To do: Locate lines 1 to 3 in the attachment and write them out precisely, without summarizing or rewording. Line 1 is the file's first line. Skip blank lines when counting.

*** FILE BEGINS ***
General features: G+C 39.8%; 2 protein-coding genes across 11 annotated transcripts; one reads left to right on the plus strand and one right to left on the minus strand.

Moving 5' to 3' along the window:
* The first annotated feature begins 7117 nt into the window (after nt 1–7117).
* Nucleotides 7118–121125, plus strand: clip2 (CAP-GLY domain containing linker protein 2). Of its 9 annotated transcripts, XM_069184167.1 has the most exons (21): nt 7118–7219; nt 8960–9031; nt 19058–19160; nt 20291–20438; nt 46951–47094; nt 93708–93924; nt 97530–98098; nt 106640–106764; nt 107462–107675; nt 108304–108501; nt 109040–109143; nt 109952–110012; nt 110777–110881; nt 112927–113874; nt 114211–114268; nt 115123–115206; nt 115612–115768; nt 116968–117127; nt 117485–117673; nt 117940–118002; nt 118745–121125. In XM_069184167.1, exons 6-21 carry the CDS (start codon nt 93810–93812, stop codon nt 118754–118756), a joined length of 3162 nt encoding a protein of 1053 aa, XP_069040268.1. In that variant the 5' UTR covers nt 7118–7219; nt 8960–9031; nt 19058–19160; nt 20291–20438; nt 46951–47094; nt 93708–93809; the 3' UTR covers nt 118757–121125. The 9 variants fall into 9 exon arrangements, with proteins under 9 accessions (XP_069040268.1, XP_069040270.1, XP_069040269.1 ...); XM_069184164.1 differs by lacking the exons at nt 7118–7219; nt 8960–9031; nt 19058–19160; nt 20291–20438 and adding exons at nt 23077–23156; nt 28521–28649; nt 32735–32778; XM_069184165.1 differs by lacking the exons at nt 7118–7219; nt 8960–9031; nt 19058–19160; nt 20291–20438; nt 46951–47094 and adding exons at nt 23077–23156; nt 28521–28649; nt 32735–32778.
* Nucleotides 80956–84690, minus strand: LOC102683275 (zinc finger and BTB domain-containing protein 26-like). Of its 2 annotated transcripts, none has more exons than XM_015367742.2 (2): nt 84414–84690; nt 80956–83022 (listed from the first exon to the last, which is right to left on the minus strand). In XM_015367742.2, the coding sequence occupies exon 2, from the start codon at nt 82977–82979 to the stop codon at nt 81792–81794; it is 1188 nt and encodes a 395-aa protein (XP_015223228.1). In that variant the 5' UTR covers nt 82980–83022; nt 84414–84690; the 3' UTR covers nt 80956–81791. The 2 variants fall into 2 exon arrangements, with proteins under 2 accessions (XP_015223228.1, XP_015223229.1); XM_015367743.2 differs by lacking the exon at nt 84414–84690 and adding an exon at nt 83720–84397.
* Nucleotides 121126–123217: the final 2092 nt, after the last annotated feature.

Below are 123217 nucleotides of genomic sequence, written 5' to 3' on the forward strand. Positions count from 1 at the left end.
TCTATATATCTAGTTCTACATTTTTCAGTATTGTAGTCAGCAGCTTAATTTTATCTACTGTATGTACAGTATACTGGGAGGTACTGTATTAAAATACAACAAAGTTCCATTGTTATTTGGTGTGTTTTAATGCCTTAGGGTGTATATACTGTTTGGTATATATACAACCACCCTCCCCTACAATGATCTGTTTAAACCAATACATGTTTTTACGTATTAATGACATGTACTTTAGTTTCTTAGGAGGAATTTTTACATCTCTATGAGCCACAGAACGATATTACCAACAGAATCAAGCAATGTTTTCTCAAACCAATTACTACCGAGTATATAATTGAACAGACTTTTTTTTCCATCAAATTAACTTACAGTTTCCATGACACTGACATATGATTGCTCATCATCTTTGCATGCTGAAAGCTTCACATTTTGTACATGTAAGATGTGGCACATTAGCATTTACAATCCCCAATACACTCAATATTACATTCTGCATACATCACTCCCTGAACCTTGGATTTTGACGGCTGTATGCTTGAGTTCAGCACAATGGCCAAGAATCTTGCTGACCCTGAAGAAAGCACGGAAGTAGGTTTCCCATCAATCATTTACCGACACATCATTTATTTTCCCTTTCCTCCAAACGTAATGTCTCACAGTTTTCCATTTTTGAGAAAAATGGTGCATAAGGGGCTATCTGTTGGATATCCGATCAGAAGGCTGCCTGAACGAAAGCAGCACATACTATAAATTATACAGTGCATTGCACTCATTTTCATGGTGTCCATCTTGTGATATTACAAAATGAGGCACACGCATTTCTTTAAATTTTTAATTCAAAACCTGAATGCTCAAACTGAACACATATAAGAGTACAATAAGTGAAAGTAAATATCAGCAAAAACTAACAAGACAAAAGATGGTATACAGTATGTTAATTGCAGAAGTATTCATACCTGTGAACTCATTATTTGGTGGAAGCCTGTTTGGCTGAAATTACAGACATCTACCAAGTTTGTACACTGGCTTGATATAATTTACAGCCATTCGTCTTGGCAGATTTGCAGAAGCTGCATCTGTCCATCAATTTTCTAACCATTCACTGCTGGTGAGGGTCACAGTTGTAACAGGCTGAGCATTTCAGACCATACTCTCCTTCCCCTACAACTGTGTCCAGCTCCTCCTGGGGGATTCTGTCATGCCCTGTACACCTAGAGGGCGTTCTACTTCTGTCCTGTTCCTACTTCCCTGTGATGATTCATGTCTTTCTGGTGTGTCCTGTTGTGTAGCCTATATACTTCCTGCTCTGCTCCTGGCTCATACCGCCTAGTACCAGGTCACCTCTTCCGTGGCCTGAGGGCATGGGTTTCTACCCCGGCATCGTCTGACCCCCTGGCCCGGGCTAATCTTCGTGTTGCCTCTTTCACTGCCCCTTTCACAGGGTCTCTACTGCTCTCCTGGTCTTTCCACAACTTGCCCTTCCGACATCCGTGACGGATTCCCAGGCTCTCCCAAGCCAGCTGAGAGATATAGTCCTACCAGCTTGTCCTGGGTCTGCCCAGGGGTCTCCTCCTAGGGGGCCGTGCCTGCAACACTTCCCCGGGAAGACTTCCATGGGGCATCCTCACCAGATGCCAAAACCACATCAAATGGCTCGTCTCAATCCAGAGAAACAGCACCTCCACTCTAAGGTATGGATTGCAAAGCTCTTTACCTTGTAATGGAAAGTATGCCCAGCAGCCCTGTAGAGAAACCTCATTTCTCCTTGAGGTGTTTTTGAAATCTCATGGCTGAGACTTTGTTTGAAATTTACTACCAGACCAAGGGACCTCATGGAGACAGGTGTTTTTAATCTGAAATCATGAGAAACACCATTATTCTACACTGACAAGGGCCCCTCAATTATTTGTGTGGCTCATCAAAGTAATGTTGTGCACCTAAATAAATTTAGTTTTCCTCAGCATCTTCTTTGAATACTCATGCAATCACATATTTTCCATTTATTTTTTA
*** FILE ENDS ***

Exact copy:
General features: G+C 39.8%; 2 protein-coding genes across 11 annotated transcripts; one reads left to right on the plus strand and one right to left on the minus strand.

Moving 5' to 3' along the window:
* The first annotated feature begins 7117 nt into the window (after nt 1–7117).